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A naked woman sprayed glitter into her hair, teasing it with her other hand, in a tiny changing room backstage at Low Spirits Bar & Stage. She strutted onstage to a track by Slim Shady, wearing a vest and suit pants, and stripped down to a thong and pasties, all the while playing with pink daggers and a noose. And according to burlesque performer Vivian MirAnn, self-confidence and body image are the last things on performers’ minds.

“I think we all go through our fat days and our thin days. It is live theater, so you have to be really confident to roll with it,” MirAnn said. “It becomes less of a body issue and more comfortable with, if something gets hung up, can I find the string to my mask? Can I get my corset off? When you go through the paces of taking off clothing, you kind of forget to think ‘Does my stomach look good? Are my thighs fat?’”



MirAnn was the founder, director and executive director of this year’s Son of the Creepshow Peepshow, a burlesque show held once a year at Low Spirits. Performers of all shapes and sizes flocked from Georgia, Colorado and Tennessee to show Albuquerque how they move their hips, jiggle their junk and dance their asses off.

Performer Helen Wheels said she saw an ad for burlesque ladies’ nights in her local newspaper, and although it took her a while to be comfortable with her body, she said it wasn’t long before she was a full-fledged performer.

“I wanted something to do that was just for me, and have a lot of fun,” she said. “Because I’m a bigger girl, I wasn’t sure that I could do it, but some of the best performers in the country are our bigger girls, and it is so much fun. It took me a while to get there, it really did, but just the support and the reaction is really what brings it to me and makes me feel more comfortable and more empowered.”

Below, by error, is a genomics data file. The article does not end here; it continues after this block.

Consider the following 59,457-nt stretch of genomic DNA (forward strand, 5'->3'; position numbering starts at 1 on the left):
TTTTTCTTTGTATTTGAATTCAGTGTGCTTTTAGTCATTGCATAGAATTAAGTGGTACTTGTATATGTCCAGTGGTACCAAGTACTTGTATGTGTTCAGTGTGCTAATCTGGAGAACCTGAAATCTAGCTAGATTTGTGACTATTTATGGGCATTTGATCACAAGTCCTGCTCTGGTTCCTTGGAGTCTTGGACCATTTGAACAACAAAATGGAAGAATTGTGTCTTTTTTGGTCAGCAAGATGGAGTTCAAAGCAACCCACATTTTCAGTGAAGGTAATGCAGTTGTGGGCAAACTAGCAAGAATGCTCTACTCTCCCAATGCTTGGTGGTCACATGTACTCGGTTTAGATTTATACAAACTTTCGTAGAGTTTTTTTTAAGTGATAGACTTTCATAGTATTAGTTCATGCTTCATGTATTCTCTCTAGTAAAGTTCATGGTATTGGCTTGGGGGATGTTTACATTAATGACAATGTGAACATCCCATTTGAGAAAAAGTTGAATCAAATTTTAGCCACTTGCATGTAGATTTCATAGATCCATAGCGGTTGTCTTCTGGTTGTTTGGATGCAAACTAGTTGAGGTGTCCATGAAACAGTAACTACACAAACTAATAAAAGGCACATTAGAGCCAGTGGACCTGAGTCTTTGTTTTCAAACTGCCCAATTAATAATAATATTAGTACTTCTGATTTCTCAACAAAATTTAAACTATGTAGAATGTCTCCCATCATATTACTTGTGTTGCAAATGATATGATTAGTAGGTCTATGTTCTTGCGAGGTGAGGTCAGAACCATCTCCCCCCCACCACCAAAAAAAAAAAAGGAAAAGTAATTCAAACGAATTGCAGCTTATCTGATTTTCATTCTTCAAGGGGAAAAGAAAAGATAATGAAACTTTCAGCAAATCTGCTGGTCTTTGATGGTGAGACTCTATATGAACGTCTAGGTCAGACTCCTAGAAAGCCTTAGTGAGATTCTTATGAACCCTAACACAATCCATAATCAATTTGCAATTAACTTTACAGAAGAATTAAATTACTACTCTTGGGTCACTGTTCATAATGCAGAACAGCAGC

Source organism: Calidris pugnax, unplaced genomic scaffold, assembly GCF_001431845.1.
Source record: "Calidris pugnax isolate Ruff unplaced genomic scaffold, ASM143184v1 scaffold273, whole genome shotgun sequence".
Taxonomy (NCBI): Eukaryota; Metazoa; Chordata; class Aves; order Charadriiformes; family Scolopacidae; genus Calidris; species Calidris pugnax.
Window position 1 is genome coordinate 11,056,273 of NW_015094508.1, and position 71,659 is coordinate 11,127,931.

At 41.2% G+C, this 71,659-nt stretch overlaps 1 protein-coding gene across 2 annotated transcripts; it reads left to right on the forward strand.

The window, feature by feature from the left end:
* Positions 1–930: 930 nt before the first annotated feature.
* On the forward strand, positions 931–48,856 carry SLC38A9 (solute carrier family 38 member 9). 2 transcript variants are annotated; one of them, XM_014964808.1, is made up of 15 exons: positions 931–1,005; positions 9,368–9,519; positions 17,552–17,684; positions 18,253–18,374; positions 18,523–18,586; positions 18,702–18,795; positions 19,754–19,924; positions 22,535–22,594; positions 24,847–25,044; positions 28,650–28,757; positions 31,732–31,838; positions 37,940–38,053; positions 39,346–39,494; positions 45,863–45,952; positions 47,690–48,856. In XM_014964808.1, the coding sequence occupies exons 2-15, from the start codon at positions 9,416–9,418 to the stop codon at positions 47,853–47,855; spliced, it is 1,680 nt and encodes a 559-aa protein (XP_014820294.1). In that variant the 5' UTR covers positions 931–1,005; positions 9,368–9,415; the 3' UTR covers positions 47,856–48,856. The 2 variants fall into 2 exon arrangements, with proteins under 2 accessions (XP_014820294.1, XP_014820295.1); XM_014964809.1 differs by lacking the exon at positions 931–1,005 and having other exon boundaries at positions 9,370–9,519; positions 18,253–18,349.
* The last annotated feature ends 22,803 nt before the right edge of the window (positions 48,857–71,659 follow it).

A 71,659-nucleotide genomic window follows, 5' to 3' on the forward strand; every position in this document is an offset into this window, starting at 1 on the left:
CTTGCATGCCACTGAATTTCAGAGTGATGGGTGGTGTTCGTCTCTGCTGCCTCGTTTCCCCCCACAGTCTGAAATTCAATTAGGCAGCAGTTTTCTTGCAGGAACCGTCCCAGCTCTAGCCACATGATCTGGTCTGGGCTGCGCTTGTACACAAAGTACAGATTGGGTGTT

Heather “Marquix Coquette” Wilkinson said burlesque was a natural transition from dance, which she did when she was younger.

“It just came naturally; I’m okay being naked, I like to dance, I like people cheering for me, I like being the center of attention, so it just worked out for me,” Wilkinson said. “I don’t do my hair, I don’t do makeup normally during the day, and I have so much fun; it’s like getting to be a different person.”

Wheels was a guest performer from Colorado Springs, and the Peepshow also featured the burlesque troupe Tease ‘n Tassels, of which MirAnn is a member. Tease ‘n Tassels is currently on a tour across the United States, and will barely make enough money to cover the travel costs. MirAnn, an Albuquerque native, said the burlesque community was wary when Tease ‘n Tassels formed, because its members thought audiences would get bored with more frequent shows.

“We were told that Albuquerque’s too poor, too working class, and they wouldn’t support it,” she said. “But burlesque actually historically belongs to the working class. We knew if we could get the word out there that these performances were happening and not gear them to be a highbrow theater kind of thing, that we would appeal to the masses.”

MirAnn works as a tattoo artist, and because the burlesque business isn’t lucrative, she said most performers make their own costumes. MirAnn has more than 230 sewing patterns for vintage dresses, bras, slips and leggings, and she said she raids thrift stores for material. Even when something is brand new, she said it often has to be modified for easy removal.

“It has to be cut or modified so that it can come off easily,” she said. “Underwear is usually very heavily modified. It’s a lot of rhinestoning, a lot of sequins, a lot of fringe, a lot of embellishments. It’s very rare that something comes off the rack and winds up onstage unchanged.”

MirAnn said burlesque differs from stripping and pornography because there’s a theatrical element to the shows. The strips often tell a story, and the audience doesn’t have as much interaction with the dancers: it’s literally a peep show.

“We try and behave like ladies and do well onstage, and not be raunchy and not be like a strip, what people would expect from TD’s,” she said. “They (the audience) know it’s not prostitution, it’s not grabby-grabby. I think it’s a little more reverent, people treat it a little more respectfully.”